Hermann Michael Biggs (1859-1923) was an American pioneer in the field of public health, concentrating on the application of the science of bacteriology to the prevention and control of contagious diseases.
Hermann Michael Biggs
Hermann Biggs was born on Sept. 29, 1859, in the village of Trumansburgh, N. Y. He attended the Trumansburgh and Ithaca academies and entered Cornell University in 1879. Deciding on a medical career, he left Cornell in 1881 to study at Bellevue Hospital Medical College in New York City. He returned to Cornell, however, to receive his degree in 1882. In 1883 Bellevue awarded him a medical degree. During his internship at Bellevue, Biggs developed an interest in microscopic pathology and the new science of bacteriology. In 1884 he visited Germany, a pioneering center of the germ theory of disease, and in 1885 he visited the laboratories of Louis Pasteur in France. Frequent trips to Europe in later years kept him in constant contact with the latest developments in bacteriology. When he returned from his first European trip, he became a major member of the newly established Carnegie Laboratory at Bellevue, devoted to bacteriology. This was the first bacteriological laboratory in the United States to apply this science directly to public health—an application that was essentially the result of Biggs's guidance.
When a division of bacteriology was created within the New York City Department of Health in 1892, Biggs was appointed chief inspector. In 1901 he was appointed general medical officer of New York City and in 1914 became the commissioner of health for the state of New York. From such positions he guided the development of public health measures in New York, and New York, in turn, guided the nation.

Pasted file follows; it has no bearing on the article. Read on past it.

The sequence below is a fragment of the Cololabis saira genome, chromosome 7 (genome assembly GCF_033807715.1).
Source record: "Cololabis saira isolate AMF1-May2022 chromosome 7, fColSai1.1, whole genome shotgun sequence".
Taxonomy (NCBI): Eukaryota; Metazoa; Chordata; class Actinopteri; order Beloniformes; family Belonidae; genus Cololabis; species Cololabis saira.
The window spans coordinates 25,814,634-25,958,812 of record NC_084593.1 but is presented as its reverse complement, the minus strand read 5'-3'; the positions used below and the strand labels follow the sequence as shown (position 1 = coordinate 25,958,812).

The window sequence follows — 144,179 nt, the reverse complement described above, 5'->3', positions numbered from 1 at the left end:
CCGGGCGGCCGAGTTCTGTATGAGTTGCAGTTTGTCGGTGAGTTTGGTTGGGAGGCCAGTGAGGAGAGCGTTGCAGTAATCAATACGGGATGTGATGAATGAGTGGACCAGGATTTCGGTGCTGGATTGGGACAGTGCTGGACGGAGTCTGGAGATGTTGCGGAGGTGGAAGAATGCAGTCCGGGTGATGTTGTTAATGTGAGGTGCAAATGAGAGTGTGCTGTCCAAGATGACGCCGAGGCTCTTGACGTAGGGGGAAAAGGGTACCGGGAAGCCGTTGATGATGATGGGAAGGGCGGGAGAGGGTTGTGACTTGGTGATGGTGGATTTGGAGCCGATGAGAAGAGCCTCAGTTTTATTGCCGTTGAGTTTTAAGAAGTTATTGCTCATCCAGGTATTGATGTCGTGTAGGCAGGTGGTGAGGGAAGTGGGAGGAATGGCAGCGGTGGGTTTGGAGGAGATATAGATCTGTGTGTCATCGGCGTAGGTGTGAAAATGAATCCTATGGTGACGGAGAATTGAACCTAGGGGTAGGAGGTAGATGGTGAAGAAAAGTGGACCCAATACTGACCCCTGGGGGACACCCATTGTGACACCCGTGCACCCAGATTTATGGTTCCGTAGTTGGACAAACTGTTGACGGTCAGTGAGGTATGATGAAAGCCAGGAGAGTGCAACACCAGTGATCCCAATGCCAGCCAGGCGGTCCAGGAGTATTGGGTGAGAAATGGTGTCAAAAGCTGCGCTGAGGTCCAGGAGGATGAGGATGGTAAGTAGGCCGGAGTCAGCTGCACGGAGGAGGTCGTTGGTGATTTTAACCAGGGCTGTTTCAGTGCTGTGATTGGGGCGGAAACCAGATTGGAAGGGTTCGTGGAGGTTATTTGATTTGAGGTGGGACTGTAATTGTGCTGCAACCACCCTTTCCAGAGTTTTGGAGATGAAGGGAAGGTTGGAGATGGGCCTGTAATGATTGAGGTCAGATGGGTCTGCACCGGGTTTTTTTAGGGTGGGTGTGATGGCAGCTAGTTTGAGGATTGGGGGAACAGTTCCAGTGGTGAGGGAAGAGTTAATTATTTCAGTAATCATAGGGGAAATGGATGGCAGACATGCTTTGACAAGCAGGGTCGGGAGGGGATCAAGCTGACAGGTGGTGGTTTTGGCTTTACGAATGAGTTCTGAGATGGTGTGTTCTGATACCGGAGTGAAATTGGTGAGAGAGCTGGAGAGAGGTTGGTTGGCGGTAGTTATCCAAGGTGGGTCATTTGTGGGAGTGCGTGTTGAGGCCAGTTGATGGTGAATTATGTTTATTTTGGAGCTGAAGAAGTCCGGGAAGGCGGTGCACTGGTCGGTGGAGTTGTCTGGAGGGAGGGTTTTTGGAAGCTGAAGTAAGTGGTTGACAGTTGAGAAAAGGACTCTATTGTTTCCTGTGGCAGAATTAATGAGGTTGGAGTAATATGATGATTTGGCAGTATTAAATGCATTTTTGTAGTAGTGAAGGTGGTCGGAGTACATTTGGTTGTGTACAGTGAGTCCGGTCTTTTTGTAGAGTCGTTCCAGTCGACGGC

One of Biggs's greatest fights was waged against tuberculosis, thought by many to be a nutritional disorder. As early as 1889 Biggs noted the potential public health importance of the discovery of the tubercle bacillus in Germany by Robert Koch. Fighting older ideas, he succeeded in establishing and enforcing control measures based on sound reasoning in bacteriology. These included the reporting of cases to the health authorities and the disinfection of places in which tubercular patients lived. He also advocated the establishment of special sanatoriums.
Biggs was instrumental in the adoption of programs for the identification and control of venereal disease through laboratory analysis; he advocated nursing measures to combat infant mortality; and he introduced, on an administrative level, the use of vaccines to prevent disease. He also advocated the concept of a public health center that would include clinics, hospitals, and diagnostic facilities. His ideas were defeated then, but the health care center has since become reality.
Biggs died on June 28, 1923. He was survived by his wife of 25 years, Frances Richardson Biggs.
Further Reading on Hermann Michael Biggs
The definitive biography of Biggs is C. E. A. Winslow, The Life of Hermann M. Biggs (1929). See also Winslow's short study, The Contribution of Hermann Biggs to Public Health (1929). For background material see George Rosen, A History of Public Health (1958).